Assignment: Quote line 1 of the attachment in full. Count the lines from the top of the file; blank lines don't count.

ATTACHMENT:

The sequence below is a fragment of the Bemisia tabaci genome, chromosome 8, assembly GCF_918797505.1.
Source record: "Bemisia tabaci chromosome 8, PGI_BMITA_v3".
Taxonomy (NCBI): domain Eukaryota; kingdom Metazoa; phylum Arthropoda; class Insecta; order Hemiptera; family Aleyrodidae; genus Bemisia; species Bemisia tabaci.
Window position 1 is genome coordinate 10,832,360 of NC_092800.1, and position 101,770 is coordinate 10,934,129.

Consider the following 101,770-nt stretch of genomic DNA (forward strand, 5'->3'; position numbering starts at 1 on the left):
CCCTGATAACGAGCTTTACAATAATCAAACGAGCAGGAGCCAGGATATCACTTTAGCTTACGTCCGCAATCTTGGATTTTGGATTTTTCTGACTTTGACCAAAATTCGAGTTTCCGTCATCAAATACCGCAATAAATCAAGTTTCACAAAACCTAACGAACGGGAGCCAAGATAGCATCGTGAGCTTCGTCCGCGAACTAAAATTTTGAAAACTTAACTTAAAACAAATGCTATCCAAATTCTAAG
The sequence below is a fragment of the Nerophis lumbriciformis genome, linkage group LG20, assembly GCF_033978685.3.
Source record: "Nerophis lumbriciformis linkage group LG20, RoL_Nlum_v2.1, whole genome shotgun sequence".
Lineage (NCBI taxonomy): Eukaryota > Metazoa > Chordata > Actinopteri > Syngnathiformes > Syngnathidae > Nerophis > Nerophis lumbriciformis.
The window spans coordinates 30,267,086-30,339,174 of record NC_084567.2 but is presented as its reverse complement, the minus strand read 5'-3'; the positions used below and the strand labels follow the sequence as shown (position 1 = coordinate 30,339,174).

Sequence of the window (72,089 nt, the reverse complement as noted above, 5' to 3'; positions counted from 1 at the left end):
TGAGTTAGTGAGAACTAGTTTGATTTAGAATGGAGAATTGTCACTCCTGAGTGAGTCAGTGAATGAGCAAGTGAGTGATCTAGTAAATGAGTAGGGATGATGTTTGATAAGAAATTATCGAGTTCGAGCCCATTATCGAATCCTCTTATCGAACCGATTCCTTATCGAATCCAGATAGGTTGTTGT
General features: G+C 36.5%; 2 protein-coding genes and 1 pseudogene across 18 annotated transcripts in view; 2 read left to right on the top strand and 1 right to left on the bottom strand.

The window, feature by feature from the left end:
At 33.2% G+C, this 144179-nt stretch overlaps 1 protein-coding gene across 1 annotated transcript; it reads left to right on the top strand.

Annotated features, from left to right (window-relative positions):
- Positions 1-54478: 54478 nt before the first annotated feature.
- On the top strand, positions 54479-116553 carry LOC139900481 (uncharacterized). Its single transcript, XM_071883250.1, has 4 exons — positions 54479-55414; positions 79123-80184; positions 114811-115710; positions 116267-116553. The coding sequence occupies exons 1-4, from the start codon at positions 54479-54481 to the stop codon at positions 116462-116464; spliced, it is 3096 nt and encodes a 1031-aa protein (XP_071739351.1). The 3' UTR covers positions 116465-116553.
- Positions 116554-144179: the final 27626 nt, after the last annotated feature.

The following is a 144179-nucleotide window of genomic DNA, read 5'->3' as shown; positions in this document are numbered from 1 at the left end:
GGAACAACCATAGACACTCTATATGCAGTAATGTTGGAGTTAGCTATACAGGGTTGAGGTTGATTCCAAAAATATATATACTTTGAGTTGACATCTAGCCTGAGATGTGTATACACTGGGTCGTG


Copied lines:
The sequence below is a fragment of the Bemisia tabaci genome, chromosome 8, assembly GCF_918797505.1.